Taronga Conservation Society Australia will establish their first carbon offset in partnership with Woolworths. The project will fund the regeneration of extensive forested areas in Western NSW.
The aim of the project is to offset carbon produced by the manufacture of the Super Animals Wildlife Collectibles album that Taronga and Woolworths have released. 4761 tonnes of carbon will be offset through the group’s support of the Urisino Ecosystem Regeneration project.
Project Urisno lies on 800 square kilometres (308 square miles) that was once owned by pastoralist, Sir Sydney Kidman. This property was degraded and overgrazed. It will be the first carbon project in Australia that works to regenerate degraded land.
Cameron Kerr, Director of Taronga Zoo said, “The collectables campaign have been one of the most successful education initiatives, bringing Australian and international wildlife to hundreds of thousands of primary students who enjoyed discovering the wonder of wildlife through the facts and illustrations on the cards.”
“This off-set program is the next important step in our commitment to the environment in support of wildlife. It shows what can be achieved when organisations like Woolworths and Taronga work together for with conservation and the environment,” he added.
The Urisno Project provides habitat to species including the brolga, Major Mitchells Cockatoo, the Bush Stone Curlew, Stimson’s python and black breasted buzzard along with a range of other species.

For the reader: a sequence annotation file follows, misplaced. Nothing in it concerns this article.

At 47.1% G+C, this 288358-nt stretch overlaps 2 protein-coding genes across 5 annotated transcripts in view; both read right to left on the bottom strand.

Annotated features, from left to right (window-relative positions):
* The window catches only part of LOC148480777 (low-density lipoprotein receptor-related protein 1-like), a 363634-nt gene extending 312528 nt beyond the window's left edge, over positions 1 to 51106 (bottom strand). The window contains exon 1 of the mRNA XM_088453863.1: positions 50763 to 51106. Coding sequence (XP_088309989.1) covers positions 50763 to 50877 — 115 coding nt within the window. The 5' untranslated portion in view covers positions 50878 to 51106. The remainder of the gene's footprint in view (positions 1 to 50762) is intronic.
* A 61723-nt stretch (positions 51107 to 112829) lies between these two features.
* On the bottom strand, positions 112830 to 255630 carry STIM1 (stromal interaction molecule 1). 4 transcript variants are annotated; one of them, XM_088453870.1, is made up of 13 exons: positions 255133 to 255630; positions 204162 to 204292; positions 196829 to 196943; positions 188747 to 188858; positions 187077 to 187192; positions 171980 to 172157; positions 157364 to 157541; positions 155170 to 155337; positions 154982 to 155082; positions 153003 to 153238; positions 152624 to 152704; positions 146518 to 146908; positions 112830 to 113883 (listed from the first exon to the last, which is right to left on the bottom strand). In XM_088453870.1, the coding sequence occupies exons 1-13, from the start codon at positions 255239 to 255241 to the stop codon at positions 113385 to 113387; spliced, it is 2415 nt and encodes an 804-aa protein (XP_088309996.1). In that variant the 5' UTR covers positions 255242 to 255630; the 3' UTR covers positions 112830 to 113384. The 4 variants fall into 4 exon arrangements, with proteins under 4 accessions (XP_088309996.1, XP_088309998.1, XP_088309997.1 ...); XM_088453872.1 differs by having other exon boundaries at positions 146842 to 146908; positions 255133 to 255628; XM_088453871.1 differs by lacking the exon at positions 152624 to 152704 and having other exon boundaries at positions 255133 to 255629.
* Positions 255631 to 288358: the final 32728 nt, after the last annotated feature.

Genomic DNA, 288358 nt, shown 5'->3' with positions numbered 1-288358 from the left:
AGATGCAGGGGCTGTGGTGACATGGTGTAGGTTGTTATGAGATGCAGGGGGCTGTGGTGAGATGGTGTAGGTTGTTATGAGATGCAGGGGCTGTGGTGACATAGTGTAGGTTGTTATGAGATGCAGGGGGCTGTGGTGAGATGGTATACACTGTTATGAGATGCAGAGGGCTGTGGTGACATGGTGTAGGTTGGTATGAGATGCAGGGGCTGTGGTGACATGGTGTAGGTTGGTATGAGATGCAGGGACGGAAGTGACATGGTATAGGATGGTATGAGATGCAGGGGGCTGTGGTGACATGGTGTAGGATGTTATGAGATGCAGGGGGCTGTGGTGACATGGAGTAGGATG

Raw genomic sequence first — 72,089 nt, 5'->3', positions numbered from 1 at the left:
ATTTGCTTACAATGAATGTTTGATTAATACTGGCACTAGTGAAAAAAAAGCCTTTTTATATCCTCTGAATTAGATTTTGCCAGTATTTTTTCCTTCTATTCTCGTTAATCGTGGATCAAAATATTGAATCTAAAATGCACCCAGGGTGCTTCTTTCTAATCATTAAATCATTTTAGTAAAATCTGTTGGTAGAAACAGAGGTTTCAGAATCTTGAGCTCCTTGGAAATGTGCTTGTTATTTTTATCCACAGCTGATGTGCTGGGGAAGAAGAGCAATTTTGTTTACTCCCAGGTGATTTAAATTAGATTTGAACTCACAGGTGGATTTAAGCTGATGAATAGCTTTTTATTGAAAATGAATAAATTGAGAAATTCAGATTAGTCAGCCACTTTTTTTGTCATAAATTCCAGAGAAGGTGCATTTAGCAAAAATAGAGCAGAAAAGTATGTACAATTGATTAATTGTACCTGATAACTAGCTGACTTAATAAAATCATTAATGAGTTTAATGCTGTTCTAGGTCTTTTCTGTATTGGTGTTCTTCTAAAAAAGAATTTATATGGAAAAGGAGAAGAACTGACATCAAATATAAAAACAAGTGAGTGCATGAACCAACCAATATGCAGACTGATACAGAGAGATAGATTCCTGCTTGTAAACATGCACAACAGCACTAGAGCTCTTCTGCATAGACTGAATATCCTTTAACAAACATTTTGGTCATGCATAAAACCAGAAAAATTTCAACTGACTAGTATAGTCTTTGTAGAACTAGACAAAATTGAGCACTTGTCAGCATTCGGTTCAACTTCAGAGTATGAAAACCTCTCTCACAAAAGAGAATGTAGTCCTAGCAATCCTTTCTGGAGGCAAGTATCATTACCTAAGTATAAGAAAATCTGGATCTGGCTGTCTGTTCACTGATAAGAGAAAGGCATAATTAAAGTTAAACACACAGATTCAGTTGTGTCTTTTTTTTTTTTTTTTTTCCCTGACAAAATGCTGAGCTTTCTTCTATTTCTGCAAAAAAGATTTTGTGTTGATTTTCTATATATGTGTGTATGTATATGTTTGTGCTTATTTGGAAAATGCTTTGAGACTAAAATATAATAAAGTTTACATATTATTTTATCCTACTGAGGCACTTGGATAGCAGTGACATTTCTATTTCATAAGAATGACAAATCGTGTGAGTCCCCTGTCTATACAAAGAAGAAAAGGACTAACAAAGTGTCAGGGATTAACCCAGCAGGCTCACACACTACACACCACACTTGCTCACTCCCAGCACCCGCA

Funding will support regeneration across the three properties that are part of the project. This will see the natural absorption of carbon dioxide rapidly expand helping to offset the carbon costs of producing millions of swap cards for Australians.
Woolworths Head of Properties, Sponsorship and events said, “Woolworths is delighted that the funds we contributed through the Super Animals Program is going to help in our own backyard and help educate Aussie kids about our amazing wildlife”.
Taronga and Woolworths already work together on projects looking to track sea turtles and will soon begin a partnership with Macquarie University to research Port Jackson Sharks.
At Taronga the zoo on its own recycle 1/3 of water used on site daily, they have one of the highest recycling rates in Sydney and provide solar thermal heating to their lemurs. In Dubbo at Taronga Western Plains Zoo they have a solar energy system for Billabong Camp as well solar thermal heating and power at the new elephant facility. This has seen power use reduce by 30-40%.